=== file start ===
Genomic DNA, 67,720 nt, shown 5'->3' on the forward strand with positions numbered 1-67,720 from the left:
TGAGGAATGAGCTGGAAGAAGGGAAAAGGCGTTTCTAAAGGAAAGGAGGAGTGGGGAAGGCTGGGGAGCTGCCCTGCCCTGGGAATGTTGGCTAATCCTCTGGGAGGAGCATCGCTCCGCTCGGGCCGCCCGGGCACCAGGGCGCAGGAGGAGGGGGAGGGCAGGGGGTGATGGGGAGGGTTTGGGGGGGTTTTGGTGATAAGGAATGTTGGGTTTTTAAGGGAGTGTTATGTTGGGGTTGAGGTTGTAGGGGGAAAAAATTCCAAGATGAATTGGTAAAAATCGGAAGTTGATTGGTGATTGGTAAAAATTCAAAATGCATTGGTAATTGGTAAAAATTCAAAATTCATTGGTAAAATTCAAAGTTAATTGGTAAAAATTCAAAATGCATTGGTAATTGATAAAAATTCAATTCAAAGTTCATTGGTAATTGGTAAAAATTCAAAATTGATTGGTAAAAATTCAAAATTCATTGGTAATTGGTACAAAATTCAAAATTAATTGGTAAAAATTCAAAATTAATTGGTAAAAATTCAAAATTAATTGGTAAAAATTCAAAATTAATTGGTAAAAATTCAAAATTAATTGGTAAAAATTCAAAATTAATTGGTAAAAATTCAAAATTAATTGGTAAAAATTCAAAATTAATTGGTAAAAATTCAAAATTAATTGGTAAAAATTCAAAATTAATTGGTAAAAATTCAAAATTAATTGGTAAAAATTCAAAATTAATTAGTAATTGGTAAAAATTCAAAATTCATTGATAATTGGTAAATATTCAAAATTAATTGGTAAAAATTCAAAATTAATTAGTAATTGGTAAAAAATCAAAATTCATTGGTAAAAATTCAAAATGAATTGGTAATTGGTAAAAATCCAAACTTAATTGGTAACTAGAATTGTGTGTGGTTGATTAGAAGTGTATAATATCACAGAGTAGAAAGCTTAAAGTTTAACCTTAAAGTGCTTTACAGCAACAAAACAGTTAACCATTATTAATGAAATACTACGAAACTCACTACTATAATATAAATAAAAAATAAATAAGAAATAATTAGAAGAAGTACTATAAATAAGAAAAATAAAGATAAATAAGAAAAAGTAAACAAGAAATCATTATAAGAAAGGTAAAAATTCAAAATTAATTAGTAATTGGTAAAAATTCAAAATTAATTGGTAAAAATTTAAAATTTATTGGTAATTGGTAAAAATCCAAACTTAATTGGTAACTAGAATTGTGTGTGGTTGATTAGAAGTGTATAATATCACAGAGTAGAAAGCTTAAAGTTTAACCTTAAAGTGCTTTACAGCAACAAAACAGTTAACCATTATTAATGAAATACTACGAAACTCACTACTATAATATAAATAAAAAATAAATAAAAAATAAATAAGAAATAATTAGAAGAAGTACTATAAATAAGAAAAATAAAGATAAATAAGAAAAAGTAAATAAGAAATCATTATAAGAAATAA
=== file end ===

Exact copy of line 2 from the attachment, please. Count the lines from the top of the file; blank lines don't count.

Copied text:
TGAGGAATGAGCTGGAAGAAGGGAAAAGGCGTTTCTAAAGGAAAGGAGGAGTGGGGAAGGCTGGGGAGCTGCCCTGCCCTGGGAATGTTGGCTAATCCTCTGGGAGGAGCATCGCTCCGCTCGGGCCGCCCGGGCACCAGGGCGCAGGAGGAGGGGGAGGGCAGGGGGTGATGGGGAGGGTTTGGGGGGGTTTTGGTGATAAGGAATGTTGGGTTTTTAAGGGAGTGTTATGTTGGGGTTGAGGTTGTAGGGGGAAAAAATTCCAAGATGAATTGGTAAAAATCGGAAGTTGATTGGTGATTGGTAAAAATTCAAAATGCATTGGTAATTGGTAAAAATTCAAAATTCATTGGTAAAATTCAAAGTTAATTGGTAAAAATTCAAAATGCATTGGTAATTGATAAAAATTCAATTCAAAGTTCATTGGTAATTGGTAAAAATTCAAAATTGATTGGTAAAAATTCAAAATTCATTGGTAATTGGTACAAAATTCAAAATTAATTGGTAAAAATTCAAAATTAATTGGTAAAAATTCAAAATTAATTGGTAAAAATTCAAAATTAATTGGTAAAAATTCAAAATTAATTGGTAAAAATTCAAAATTAATTGGTAAAAATTCAAAATTAATTGGTAAAAATTCAAAATTAATTGGTAAAAATTCAAAATTAATTGGTAAAAATTCAAAATTAATTGGTAAAAATTCAAAATTAATTGGTAAAAATTCAAAATTAATTAGTAATTGGTAAAAATTCAAAATTCATTGATAATTGGTAAATATTCAAAATTAATTGGTAAAAATTCAAAATTAATTAGTAATTGGTAAAAAATCAAAATTCATTGGTAAAAATTCAAAATGAATTGGTAATTGGTAAAAATCCAAACTTAATTGGTAACTAGAATTGTGTGTGGTTGATTAGAAGTGTATAATATCACAGAGTAGAAAGCTTAAAGTTTAACCTTAAAGTGCTTTACAGCAACAAAACAGTTAACCATTATTAATGAAATACTACGAAACTCACTACTATAATATAAATAAAAAATAAATAAGAAATAATTAGAAGAAGTACTATAAATAAGAAAAATAAAGATAAATAAGAAAAAGTAAACAAGAAATCATTATAAGAAAGGTAAAAATTCAAAATTAATTAGTAATTGGTAAAAATTCAAAATTAATTGGTAAAAATTTAAAATTTATTGGTAATTGGTAAAAATCCAAACTTAATTGGTAACTAGAATTGTGTGTGGTTGATTAGAAGTGTATAATATCACAGAGTAGAAAGCTTAAAGTTTAACCTTAAAGTGCTTTACAGCAACAAAACAGTTAACCATTATTAATGAAATACTACGAAACTCACTACTATAATATAAATAAAAAATAAATAAAAAATAAATAAGAAATAATTAGAAGAAGTACTATAAATAAGAAAAATAAAGATAAATAAGAAAAAGTAAATAAGAAATCATTATAAGAAATAA